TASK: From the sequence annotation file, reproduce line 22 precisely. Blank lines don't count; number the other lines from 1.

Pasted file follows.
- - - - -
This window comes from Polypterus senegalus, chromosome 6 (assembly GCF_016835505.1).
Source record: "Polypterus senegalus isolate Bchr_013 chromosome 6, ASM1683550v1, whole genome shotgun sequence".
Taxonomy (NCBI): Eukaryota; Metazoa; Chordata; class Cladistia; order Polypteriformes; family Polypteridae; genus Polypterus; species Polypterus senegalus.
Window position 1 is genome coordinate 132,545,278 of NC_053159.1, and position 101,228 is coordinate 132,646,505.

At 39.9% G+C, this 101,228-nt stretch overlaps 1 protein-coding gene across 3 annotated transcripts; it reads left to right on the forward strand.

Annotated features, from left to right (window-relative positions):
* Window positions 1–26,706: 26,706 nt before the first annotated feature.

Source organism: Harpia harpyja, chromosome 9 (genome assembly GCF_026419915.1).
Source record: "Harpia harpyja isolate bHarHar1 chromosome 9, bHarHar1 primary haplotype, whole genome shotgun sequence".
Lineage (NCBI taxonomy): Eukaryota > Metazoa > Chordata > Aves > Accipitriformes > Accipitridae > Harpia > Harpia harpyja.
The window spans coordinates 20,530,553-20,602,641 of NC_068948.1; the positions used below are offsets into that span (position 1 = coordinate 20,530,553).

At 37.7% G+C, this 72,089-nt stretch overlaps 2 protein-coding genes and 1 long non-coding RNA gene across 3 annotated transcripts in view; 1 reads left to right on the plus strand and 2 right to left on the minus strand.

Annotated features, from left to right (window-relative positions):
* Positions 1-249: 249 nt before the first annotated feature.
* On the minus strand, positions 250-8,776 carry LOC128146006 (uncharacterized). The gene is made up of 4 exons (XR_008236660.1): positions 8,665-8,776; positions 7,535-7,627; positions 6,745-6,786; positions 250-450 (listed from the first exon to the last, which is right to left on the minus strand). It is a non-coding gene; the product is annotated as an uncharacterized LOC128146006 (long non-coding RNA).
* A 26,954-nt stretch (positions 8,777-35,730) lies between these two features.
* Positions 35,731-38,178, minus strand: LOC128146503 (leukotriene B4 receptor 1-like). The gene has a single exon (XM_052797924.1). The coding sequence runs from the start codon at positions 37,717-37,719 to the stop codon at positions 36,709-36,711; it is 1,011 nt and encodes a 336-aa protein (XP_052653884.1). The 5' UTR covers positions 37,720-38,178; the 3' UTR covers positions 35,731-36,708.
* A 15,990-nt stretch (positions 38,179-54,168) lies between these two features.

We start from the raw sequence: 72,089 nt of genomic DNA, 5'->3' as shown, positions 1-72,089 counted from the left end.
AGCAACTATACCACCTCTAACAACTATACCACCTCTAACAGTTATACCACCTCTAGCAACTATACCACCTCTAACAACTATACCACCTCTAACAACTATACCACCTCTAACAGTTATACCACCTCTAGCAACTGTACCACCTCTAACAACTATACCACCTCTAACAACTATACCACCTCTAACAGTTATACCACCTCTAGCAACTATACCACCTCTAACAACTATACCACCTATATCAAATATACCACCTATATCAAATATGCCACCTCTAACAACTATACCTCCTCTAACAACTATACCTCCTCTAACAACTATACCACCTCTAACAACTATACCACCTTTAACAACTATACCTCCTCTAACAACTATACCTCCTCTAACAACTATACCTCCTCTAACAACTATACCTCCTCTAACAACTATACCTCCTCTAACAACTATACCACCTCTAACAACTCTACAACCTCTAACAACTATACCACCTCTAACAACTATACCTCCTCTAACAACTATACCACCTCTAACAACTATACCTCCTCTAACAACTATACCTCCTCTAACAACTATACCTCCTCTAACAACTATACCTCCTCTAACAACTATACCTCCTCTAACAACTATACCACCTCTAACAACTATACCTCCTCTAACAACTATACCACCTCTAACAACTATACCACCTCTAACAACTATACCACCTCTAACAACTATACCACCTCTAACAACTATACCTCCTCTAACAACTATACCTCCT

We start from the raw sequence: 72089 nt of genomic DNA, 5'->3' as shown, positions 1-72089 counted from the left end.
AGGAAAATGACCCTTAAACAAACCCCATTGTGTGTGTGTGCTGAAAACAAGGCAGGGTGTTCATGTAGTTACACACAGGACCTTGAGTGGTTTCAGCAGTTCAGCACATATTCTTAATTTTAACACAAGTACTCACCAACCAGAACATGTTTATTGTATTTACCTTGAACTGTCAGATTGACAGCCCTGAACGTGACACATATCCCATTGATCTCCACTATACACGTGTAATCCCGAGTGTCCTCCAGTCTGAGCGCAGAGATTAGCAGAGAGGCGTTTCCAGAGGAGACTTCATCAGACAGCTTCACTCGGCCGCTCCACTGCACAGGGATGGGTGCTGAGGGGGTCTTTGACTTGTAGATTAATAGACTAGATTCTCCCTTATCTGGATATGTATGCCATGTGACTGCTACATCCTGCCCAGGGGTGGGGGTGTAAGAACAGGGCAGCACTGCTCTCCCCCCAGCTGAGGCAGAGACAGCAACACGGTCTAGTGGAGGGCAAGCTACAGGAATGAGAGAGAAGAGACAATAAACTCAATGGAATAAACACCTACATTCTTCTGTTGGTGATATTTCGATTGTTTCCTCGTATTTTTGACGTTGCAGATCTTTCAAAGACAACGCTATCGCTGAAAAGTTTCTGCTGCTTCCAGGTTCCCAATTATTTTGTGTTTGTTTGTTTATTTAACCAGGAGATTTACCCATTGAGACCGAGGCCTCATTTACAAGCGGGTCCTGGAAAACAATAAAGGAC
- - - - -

AGGAAAATGACCCTTAAACAAACCCCATTGTGTGTGTGTGCTGAAAACAAGGCAGGGTGTTCATGTAGTTACACACAGGACCTTGAGTGGTTTCAGCAGTTCAGCACATATTCTTAATTTTAACACAAGTACTCACCAACCAGAACATGTTTATTGTATTTACCTTGAACTGTCAGATTGACAGCCCTGAACGTGACACATATCCCATTGATCTCCACTATACACGTGTAATCCCGAGTGTCCTCCAGTCTGAGCGCAGAGATTAGCAGAGAGGCGTTTCCAGAGGAGACTTCATCAGACAGCTTCACTCGGCCGCTCCACTGCACAGGGATGGGTGCTGAGGGGGTCTTTGACTTGTAGATTAATAGACTAGATTCTCCCTTATCTGGATATGTATGCCATGTGACTGCTACATCCTGCCCAGGGGTGGGGGTGTAAGAACAGGGCAGCACTGCTCTCCCCCCAGCTGAGGCAGAGACAGCAACACGGTCTAGTGGAGGGCAAGCTACAGGAATGAGAGAGAAGAGACAATAAACTCAATGGAATAAACACCTACATTCTTCTGTTGGTGATATTTCGATTGTTTCCTCGTATTTTTGACGTTGCAGATCTTTCAAAGACAACGCTATCGCTGAAAAGTTTCTGCTGCTTCCAGGTTCCCAATTATTTTGTGTTTGTTTGTTTATTTAACCAGGAGATTTACCCATTGAGACCGAGGCCTCATTTACAAGCGGGTCCTGGAAAACAATAAAGGAC